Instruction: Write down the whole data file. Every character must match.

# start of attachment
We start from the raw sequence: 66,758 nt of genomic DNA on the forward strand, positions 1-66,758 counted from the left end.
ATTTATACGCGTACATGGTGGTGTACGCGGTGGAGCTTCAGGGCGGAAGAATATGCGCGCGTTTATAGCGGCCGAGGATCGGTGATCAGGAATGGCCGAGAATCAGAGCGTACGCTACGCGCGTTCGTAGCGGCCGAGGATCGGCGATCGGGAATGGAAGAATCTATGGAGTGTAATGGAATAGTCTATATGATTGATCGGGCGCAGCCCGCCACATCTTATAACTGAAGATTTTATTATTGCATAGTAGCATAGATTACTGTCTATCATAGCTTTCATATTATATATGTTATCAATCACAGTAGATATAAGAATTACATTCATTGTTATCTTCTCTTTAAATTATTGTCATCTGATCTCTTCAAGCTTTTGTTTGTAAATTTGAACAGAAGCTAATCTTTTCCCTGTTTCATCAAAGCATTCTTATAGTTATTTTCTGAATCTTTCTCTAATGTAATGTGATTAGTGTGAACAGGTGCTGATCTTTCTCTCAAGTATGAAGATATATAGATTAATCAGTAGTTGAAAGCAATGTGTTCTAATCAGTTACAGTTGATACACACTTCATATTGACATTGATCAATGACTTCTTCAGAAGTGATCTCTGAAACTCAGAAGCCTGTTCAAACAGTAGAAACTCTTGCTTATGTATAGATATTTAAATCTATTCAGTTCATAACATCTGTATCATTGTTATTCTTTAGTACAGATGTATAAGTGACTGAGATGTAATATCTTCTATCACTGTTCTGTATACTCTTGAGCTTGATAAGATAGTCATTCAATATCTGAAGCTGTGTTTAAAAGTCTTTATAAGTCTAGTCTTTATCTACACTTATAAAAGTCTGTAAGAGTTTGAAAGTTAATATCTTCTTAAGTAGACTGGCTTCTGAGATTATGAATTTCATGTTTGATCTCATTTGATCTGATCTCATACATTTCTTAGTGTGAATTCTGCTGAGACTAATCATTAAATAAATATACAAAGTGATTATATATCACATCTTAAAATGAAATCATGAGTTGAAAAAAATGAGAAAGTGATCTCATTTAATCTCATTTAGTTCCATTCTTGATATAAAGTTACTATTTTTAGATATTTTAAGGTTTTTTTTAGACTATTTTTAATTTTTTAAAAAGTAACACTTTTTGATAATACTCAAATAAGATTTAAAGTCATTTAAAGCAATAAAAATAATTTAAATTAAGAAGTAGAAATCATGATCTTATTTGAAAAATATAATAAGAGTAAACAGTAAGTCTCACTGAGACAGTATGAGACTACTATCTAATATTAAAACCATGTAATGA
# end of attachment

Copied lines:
We start from the raw sequence: 66,758 nt of genomic DNA on the forward strand, positions 1-66,758 counted from the left end.
ATTTATACGCGTACATGGTGGTGTACGCGGTGGAGCTTCAGGGCGGAAGAATATGCGCGCGTTTATAGCGGCCGAGGATCGGTGATCAGGAATGGCCGAGAATCAGAGCGTACGCTACGCGCGTTCGTAGCGGCCGAGGATCGGCGATCGGGAATGGAAGAATCTATGGAGTGTAATGGAATAGTCTATATGATTGATCGGGCGCAGCCCGCCACATCTTATAACTGAAGATTTTATTATTGCATAGTAGCATAGATTACTGTCTATCATAGCTTTCATATTATATATGTTATCAATCACAGTAGATATAAGAATTACATTCATTGTTATCTTCTCTTTAAATTATTGTCATCTGATCTCTTCAAGCTTTTGTTTGTAAATTTGAACAGAAGCTAATCTTTTCCCTGTTTCATCAAAGCATTCTTATAGTTATTTTCTGAATCTTTCTCTAATGTAATGTGATTAGTGTGAACAGGTGCTGATCTTTCTCTCAAGTATGAAGATATATAGATTAATCAGTAGTTGAAAGCAATGTGTTCTAATCAGTTACAGTTGATACACACTTCATATTGACATTGATCAATGACTTCTTCAGAAGTGATCTCTGAAACTCAGAAGCCTGTTCAAACAGTAGAAACTCTTGCTTATGTATAGATATTTAAATCTATTCAGTTCATAACATCTGTATCATTGTTATTCTTTAGTACAGATGTATAAGTGACTGAGATGTAATATCTTCTATCACTGTTCTGTATACTCTTGAGCTTGATAAGATAGTCATTCAATATCTGAAGCTGTGTTTAAAAGTCTTTATAAGTCTAGTCTTTATCTACACTTATAAAAGTCTGTAAGAGTTTGAAAGTTAATATCTTCTTAAGTAGACTGGCTTCTGAGATTATGAATTTCATGTTTGATCTCATTTGATCTGATCTCATACATTTCTTAGTGTGAATTCTGCTGAGACTAATCATTAAATAAATATACAAAGTGATTATATATCACATCTTAAAATGAAATCATGAGTTGAAAAAAATGAGAAAGTGATCTCATTTAATCTCATTTAGTTCCATTCTTGATATAAAGTTACTATTTTTAGATATTTTAAGGTTTTTTTTAGACTATTTTTAATTTTTTAAAAAGTAACACTTTTTGATAATACTCAAATAAGATTTAAAGTCATTTAAAGCAATAAAAATAATTTAAATTAAGAAGTAGAAATCATGATCTTATTTGAAAAATATAATAAGAGTAAACAGTAAGTCTCACTGAGACAGTATGAGACTACTATCTAATATTAAAACCATGTAATGA